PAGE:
Pet or Predator?

What 2000 years of breeding and selection has done for the Maremma
Livestock Guardian Dog.

It's remarkable that there are so many things in just one dog !!


*  A dog that guards it's charges instinctively.

*  He barks rather than bites - but will kill IF he has to.

*  Is understanding in the day - unforgiving at night.

*  Is quite big enough for the job - in Europe it was wolves and bears - in America, the coyote - in Australia it's dingoes, feral dogs, foxes, eagles and crows.

*  They are white, to blend with the stock (mainly sheep and goats)

*  Floppy ears so they don't frighten stock.

*  Can cope with extremes of weather that the stock can.

*  Light eater.

*  Cautious nature - but not afraid.

*  Doesn't need to be taught it's job - comes naturally.

*  Thrives on affection and works more confidently for it.

*  Takes charge and makes decisions - 24 hours a day.

*  Is not aggressive by nature.

*  Stock accept them readily.

*  Can call a mob together quicker than any dog can herd them.

*  Recognise predator animals instinctively.

*  Live happily with the group they have bonded with.

*  Can be changed to another group of animals easily.

*  Will protect young animals and birds with great concern and diligence

*  Won't readily leave their group.

*  Don't need your company, but love to see you visit.

*  Can protect family members but always need a group.

*  Grin more than any other dog when they are happy.

*  Talk to their mob whenever they are concerned.

*  Are really quite a majestic, proud, self confidant dog.

So, considering what has taken 2000 years to fine tune, wouldn't it be a shame to cross breed them and risk losing any of that?


A Critical Look at some Myths about Maremmas.


                                                                       Here are some common questions and considered answers.

Q.  What adorable pups - won't they make a lovely pet?

A.  They certainly have a lovely nature but they grow into a big dog, need a lot of room to exercise and become clearly stressed if left on their own - they
      are essentially a flock animal and need the company of a group of animals.

Q.  Will they make a house dog?

A.  They are usually uncomfortable indoors but will regard the owner, family and sundry pets (and chooks)  as part of a flock and will be content with that.

Q.  I'd like a Maremma as long as it's not going to bark too much.

A.  Maremmas are bred to BARK !  That is their first line of defence and it's most effective. They bark at anything strange, different or threatening.

Q.  If they live with sheep and goats all the time, do they eat grass as well?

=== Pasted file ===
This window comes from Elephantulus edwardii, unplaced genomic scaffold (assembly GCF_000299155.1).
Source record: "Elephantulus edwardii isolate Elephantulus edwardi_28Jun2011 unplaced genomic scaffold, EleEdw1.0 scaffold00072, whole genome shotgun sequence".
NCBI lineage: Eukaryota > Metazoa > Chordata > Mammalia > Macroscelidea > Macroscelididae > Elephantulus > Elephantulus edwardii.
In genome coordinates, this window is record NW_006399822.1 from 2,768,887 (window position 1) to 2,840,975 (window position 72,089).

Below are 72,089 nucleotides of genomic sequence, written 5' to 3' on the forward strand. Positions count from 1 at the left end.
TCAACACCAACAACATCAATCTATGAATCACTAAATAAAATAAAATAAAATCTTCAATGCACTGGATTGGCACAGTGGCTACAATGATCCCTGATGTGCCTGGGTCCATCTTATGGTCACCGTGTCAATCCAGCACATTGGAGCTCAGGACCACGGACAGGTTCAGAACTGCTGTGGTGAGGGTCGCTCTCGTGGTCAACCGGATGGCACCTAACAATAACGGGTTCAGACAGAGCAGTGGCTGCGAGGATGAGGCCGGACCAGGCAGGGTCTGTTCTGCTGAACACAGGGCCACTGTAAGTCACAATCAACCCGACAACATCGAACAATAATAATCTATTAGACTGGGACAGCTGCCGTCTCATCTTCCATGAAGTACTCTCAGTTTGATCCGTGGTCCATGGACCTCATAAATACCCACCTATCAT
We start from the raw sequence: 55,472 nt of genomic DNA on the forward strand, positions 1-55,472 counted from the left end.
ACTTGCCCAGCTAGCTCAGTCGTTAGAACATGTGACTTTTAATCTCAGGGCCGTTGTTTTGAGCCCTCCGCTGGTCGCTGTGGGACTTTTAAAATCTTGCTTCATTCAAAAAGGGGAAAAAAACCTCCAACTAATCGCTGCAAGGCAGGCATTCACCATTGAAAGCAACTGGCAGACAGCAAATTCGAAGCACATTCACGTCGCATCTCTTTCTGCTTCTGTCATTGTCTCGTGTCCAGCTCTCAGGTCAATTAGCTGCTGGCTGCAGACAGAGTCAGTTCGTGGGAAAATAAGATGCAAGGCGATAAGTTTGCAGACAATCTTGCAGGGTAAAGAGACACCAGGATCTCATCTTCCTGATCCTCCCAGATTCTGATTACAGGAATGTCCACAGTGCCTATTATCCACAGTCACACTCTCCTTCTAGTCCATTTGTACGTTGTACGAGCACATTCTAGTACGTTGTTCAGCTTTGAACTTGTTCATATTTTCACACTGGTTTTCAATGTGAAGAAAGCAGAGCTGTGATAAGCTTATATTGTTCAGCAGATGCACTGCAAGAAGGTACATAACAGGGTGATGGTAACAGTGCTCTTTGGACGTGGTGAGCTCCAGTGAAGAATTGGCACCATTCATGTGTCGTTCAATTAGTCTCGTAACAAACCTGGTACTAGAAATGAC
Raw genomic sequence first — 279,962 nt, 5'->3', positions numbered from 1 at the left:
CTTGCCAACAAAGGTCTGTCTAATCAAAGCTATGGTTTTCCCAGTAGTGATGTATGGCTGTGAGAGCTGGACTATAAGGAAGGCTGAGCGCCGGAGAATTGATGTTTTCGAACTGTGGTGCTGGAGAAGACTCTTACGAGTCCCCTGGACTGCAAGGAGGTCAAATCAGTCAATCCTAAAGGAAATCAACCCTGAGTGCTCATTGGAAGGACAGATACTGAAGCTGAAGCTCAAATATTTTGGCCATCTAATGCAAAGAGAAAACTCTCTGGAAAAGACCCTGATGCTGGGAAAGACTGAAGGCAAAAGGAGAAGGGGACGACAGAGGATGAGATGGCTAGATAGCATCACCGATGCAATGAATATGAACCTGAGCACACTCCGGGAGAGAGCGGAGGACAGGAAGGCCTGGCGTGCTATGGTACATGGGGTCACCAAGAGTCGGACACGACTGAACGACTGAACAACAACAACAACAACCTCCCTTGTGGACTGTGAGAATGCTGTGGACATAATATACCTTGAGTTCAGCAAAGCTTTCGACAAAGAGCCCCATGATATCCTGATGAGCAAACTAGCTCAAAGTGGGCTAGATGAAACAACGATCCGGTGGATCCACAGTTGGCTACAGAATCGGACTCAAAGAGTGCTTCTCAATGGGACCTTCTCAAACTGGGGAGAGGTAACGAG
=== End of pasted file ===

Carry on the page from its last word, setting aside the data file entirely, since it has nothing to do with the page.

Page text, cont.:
A.  (after thinking carefully) They are the same as any other dog - they are omnivores and will eat a range of meat and vegetable material but need
      a regular supply of meaty bones.

Q.  If I feed my Maremma butchered sheep or goats from the flock they are looking after - will they turn on the flock and kill for a feed?

A.  NO! But living in the open paddocks as they do (and in the bush often), as they are opportunistic feeders, they will feed off a carcase they
      come across if they are hungry.

Q.  I'm used to training sheepdogs - these shouldn't be any trouble to train, should they?

A.  Breeds of Livestock guardians generally and Maremma in particular are quite different in behaviour to 'traditional' working dogs (herding 
      dogs). They do not need training to guard - the instinct is inherited from the parents - they need only good discipline as pups.    

Q.  If they are handled too much it destroys their guarding ability and they are then no good for their job.

A.  A lot of nonsense!!  Like all dogs they thrive on affection. It's impossible to give them to much - but - give it on your terms!  In the paddock
      or where ever they should be working. The trust that develops is invaluable.

Q.  If a dog has been used for guarding sheep it couldn't be any good for poultry because it hasn't bonded with them, has it?

A.  The Maremmas will bond with any livestock (or mix of livestock) at any stage of it's life - if the farmer allows both stock and dog that brief time
       to get used to one another - some dogs look after private zoos with anything from emus to carpet snakes.

Q.  I've seen a Maremma tied up near a poultry run and the foxes still came in and killed chooks - so they can not be all that good.

A.  Maremmas are not bred to be tied up !!!  They patrol constantly and investigate anything suspicious.

Q.  They look a lot like Labradors - wouldn't they make a nice cross?

A.  NO !!  With 2000 years of selective breeding for the very traits that make them successful, why do it? And besides, any cross breeding risks
      destroying those characteristics and also the reputation of the dog.


  Please!! Let's be intelligent about it.

  Chris Franks - Mundui Maremmas - Bermagui.

  Email Chris for more help or advice here